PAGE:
In period 3, the trend is exactly the same. This time all removed electrons are in the third level and are controlled by 122s22 str6electrons. They all have the same type of environment, but the nuclear charge increases.

    Why the decrease between groups 2 and 3 (Be-B and Mg-Al)?

    The explanation lies in the boron and aluminum structures. The outer electron is removed from these atoms more easily than the general trend in their period would suggest.

    Is Ionization activities (5) 1s22s2 Ionization activities (6) 1. I.E. = 900 kJ mol-1
    and Ionization activities (7) 1s22s22 strX1 Ionization activities (8) 1. I.E. = 799 kJ mol-1

    The value of boron can be expected to be higher than that of beryllium due to the extra proton. This is compensated by the fact that boron's outer electron is in a 2p orbital rather than a 2s. The 2p orbitals have slightly higher energy than the 2s orbitals, and the electron is on average farther from the nucleus. This has two implications.

    • Increased distance results in reduced attraction and therefore reduced ionization energy.
    • The 2p orbital is not only controlled by 1s2electrons, but to some extent in 2s2electrons too. This also reduces the attraction from the nucleus and thus lowers the ionization energy.

    The explanation for the drop between magnesium and aluminum is the same, except that everything happens in plane 3, not plane 2.

    Mg Ionization activities (9) 1s22s22 str63s2 Ionization activities (10) 1. I.E. = 736 kJ mol-1
    Lap Ionization activities (11) 1s22s22 str63s23pX1 Ionization activities (12) 1. I.E. = 577 kJ mol-1

    The 3p electron in aluminum is slightly further from the nucleus than the 3s electron and is partly controlled by the 3s2electrons and internal electrons. Both of these factors offset the effect of the extra proton.

    Why the decrease between groups 5 and 6 (N-O and P-S)?

    Again, one would expect the ionization energy of a group 6 element to be higher than a group 5 element due to the extra proton. What makes up for it this time?

    N Ionization activities (13) 1s22s22 strX12 stry12 strz1 Ionization activities (14) 1. I.E. = 1400 kJ mol-1
    TO Ionization activities (15) 1s22s22 strX22 stry12 strz1 Ionization activities (16) 1. I.E. = 1310 kJ mol-1

    The projection is identical (from 12and to some extent from 2s2electrons), and an electron is removed from an identical orbital. The difference is that in the case of oxygen, the electron being removed is one of the 2p electronsX2couple. The repulsion between two electrons in the same orbital means that the electron is removed more easily than otherwise. The decrease in the ionization energy of sulfur is calculated in the same way.

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    Ionization energy trends down the group

    As you move down a group in the periodic table, the ionization energies generally decrease. You have already seen evidence of this in the fact that the ionization energies in period 3 are less than in period 2. Taking group 1 as a typical example:

    Ionization activities (17)

    Why is the price of sodium lower than lithium? There are 11 protons in a sodium atom, but only 3 in a lithium atom, so the nuclear charge is much greater. One would expect a much higher ionization energy for sodium, but the trade-off for nuclear charge is greater distance from the nucleus and greater control.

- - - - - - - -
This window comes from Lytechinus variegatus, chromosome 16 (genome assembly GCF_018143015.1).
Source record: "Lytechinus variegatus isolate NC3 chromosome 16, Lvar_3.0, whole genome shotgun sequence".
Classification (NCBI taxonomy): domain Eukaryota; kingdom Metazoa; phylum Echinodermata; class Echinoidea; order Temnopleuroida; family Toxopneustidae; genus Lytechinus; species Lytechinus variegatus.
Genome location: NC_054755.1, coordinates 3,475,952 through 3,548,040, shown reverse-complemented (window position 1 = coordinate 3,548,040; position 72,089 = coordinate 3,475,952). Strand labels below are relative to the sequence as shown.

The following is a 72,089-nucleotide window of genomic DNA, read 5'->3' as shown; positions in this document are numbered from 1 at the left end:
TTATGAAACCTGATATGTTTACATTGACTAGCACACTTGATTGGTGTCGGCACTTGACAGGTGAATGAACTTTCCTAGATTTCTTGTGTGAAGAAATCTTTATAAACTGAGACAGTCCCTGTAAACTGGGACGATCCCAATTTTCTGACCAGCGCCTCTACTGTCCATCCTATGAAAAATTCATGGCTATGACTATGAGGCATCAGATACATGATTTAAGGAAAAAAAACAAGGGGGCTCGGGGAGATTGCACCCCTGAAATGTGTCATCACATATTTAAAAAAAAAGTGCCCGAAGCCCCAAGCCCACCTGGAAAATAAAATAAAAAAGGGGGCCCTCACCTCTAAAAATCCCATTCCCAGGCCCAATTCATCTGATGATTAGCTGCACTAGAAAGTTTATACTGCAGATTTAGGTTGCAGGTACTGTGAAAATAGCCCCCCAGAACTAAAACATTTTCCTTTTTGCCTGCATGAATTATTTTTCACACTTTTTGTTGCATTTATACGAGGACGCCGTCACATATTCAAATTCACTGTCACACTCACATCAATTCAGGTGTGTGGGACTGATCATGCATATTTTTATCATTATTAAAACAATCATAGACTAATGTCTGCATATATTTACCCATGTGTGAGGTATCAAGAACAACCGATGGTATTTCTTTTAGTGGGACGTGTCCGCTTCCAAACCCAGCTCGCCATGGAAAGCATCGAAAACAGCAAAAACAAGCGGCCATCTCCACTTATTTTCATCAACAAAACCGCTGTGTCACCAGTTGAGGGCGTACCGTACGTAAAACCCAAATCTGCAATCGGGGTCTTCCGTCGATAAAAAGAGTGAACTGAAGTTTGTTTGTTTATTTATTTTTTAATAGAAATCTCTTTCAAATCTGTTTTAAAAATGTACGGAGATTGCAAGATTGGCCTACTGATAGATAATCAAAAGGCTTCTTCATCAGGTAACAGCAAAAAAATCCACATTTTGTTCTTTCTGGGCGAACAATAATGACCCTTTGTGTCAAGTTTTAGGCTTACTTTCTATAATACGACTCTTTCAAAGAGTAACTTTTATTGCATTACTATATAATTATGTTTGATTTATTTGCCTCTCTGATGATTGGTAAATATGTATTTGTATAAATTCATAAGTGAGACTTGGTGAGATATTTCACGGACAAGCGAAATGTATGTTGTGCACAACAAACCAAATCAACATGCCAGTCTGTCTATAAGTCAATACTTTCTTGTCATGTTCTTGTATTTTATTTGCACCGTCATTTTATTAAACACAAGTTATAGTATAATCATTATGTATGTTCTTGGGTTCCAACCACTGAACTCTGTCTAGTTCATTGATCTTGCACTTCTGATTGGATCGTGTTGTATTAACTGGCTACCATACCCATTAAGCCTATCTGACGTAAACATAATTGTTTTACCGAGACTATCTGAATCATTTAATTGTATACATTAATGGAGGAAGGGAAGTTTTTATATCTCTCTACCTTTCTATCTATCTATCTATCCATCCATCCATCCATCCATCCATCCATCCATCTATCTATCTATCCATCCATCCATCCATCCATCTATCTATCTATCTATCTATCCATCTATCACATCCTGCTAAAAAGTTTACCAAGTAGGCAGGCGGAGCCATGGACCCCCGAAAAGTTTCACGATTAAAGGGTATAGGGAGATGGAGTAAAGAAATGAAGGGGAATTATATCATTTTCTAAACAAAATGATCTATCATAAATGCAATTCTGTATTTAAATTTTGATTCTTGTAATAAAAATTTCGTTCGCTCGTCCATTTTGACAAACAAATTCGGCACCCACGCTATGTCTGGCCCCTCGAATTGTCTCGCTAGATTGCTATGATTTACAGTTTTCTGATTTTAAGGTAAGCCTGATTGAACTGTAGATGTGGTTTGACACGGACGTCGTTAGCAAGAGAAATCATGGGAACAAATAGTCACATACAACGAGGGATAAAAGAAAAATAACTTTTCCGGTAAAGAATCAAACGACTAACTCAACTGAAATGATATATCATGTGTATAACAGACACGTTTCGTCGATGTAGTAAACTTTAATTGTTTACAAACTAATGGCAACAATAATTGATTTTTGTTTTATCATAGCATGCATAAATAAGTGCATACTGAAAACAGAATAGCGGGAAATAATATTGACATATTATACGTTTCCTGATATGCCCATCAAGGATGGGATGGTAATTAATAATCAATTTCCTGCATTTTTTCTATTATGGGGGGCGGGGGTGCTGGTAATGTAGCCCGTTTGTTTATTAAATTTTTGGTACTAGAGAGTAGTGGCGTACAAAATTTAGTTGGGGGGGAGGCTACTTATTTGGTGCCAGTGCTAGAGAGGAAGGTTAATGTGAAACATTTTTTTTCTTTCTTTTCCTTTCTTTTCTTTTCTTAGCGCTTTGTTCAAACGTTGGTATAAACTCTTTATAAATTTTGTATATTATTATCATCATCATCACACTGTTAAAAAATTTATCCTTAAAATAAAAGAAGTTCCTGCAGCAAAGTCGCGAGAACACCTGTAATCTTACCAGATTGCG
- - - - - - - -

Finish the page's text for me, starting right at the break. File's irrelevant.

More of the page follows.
Li Ionization activities (18) 1s22s1 Ionization activities (19) 1. I.E. = 519 kJ mol-1
    Already Ionization activities (20) 1s22s22 str63s1 Ionization activities (21) 1. I.E. = 494 kJ mol-1

    Lithium's outermost electron is on the second level and is only 1s2electrons to test it. 2 sec1The electron feels the attraction of 3 protons controlled by 2 electrons - net attraction from the 1+ center. Sodium's outer electron is in the third level and is controlled by 11 protons in the nucleus out of a total of 10 inner electrons. 3 sec1The electron also experiences a net 1+ attraction from the center of the atom. In other words, the effect of the extra protons is offset by the effect of the extra shielding electrons. The only remaining factor is the extra distance between the outer electron and the nucleus in the case of sodium. This reduces the ionization energy.

    Similar explanations apply when you go below the rest of the team - or indeed any other team.

    Ionization energy trends in the transition series

    With the exception of zinc at the end, the other ionization energies are about the same. All of these elements have the electronic structure [Ar]3dN4s2(or 4 sec1for chromium and copper). The lost electron always comes from the 4s orbital.

    Ionization activities (22)

    As you go from one atom to another in a series, the number of protons in the nucleus increases, but the number of 3d electrons also increases. The 3d electrons have some shielding effect, and the extra proton and the extra 3d electron almost cancel each other out in terms of attraction from the center of the atom.

    The increase in zinc is easy to explain.

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    Cu Ionization activities (23) [Ar]3d104s1 Ionization activities (24) 1. I.E. = 745 kJ mol-1
    zn Ionization activities (25) [Ar]3d104s2 Ionization activities (26) 1. I.E. = 908 kJ mol-1

    In each case, the electron comes from the same orbital, with identical control, but the zinc has an extra proton in the nucleus, so the attraction is greater. There will be some degree of repulsion between the paired electrons in the 4s orbital, but in this case obviously not enough to offset the effect of the extra proton.